Michelle has a fairly ordinary growing up, if rather poor. On the infamous South Side of Chicago she lived in a small apartment with her parents and older brother Craig, in a little house owned by her aunt and uncle. She took piano lessons, eventually went to a better school, and followed her brother to Princeton, where he'd won a basketball scholarship (despite her school counselor telling her she couldn't get in to Princeton.) I was very struck by a comment made by Michelle's mother after Barack was elected, when she was asked about how Michelle was a special child. Her mother said she wasn't special. She said, there are hundreds of kids just like Michelle and Craig on the South Side--we just aren't looking for them. And I can see that. Which isn't to say that Michelle isn't brilliant and accomplished and impressive--she's all those things and more. But truly, there was nothing exceptional about her that made you think she'd end up in the White House. If she was in my book club or I worked with her, that would make sense. She's so accessible and down-to-earth, and Everywoman.

She did work hard and her accomplishments are laudatory, and I'm no longer annoyed that she didn't do more as First Lady, as I once was. She was trying to find a good balance, her kids were young, her job wasn't something she could keep doing, and she did do a lot with nutrition and health for kids. In fact, she did a lot more than I knew, along with Jill Biden, from getting food vendors who sell to schools to provide better options, to getting the parent company of Olive Garden to offer more low-calorie options.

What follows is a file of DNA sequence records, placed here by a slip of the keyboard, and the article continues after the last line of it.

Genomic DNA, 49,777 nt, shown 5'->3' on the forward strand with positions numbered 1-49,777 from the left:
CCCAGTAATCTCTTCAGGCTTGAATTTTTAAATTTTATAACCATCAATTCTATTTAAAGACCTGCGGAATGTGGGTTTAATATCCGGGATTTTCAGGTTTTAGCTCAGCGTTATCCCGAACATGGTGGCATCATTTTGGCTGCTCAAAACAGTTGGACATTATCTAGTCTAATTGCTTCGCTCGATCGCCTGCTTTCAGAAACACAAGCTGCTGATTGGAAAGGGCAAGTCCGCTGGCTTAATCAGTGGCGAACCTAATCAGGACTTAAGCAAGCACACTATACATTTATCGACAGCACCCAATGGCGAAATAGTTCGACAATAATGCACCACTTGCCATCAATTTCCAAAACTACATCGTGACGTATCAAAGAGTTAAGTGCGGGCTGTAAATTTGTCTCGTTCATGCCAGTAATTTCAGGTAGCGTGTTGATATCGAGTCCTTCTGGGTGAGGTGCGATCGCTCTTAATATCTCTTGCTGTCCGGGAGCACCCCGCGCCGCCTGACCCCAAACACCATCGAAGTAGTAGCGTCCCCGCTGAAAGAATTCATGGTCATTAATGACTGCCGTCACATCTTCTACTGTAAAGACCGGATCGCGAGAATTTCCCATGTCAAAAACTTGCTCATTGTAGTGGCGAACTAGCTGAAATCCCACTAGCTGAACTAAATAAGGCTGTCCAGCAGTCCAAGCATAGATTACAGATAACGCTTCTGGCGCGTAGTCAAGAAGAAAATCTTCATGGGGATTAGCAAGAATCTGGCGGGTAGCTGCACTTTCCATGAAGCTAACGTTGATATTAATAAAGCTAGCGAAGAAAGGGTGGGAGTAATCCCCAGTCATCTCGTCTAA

I kept waiting for a moment to happen when she was shocked by what was happening and that never did occur. But that also makes sense. Everything was incremental. The road the White House was built in many small steps over years. That realization makes it seem much more like truly, anyone can be president. With Barack's books, it seems he saw the path laid out more clearly and earlier on than she did, but there wasn't ever a point where she would've said, "Wait, that's crazy!" 

Meanwhile, there are gowns and celebrity sightings, and backstage details. It was inspiring, and right now a real kick in the head, too. Man, what a classy, smart, together family we once had in the White House. We really let them down in the last election. It's nice to remember how great they were but also sad in comparison.

I bought this audiobook digitally from Libro.fm. 

Saturday, August 1, 2020

My Month in Review: July

The Month in Review meme is hosted by Nicole at Feed Your Fiction Addiction.

I note the non-Macmillan books in this post with a star.

Books completed this month:
When Women Were Birds: Fifty-Four Variations on Voice by Terry Tempest Williams
Greek to Me: Adventures of the Comma Queen by Mary Norris*
Why Fish Don't Exist: A Story of Loss, Love, and the Hidden Order of Life by Lulu Miller*
Broken (In the Best Possible Way) by Jenny Lawson 
Even the Stiffest People Can Do the Splits: A 4-Week Stretching Plan to Achieve Amazing Health by Eiko*
Becoming by Michelle Obama (audio)*
Buses Are a Comin': Memoir of a Freedom Rider by Charles Person, with Richard Rooker

Books I am currently reading/listening to:
Check, Please!, Book 2: Sticks and Scones by Ngozi Ukazu
Love Is for Losers by Wibke Brueggemann
The Color of Law: A Forgotten History of How Our Government Segregated America by Richard Rothstein (audio)*

What I acquired this month (non-work books):
none. I was good! Also I am moving and the last thing I wanted to move was more books.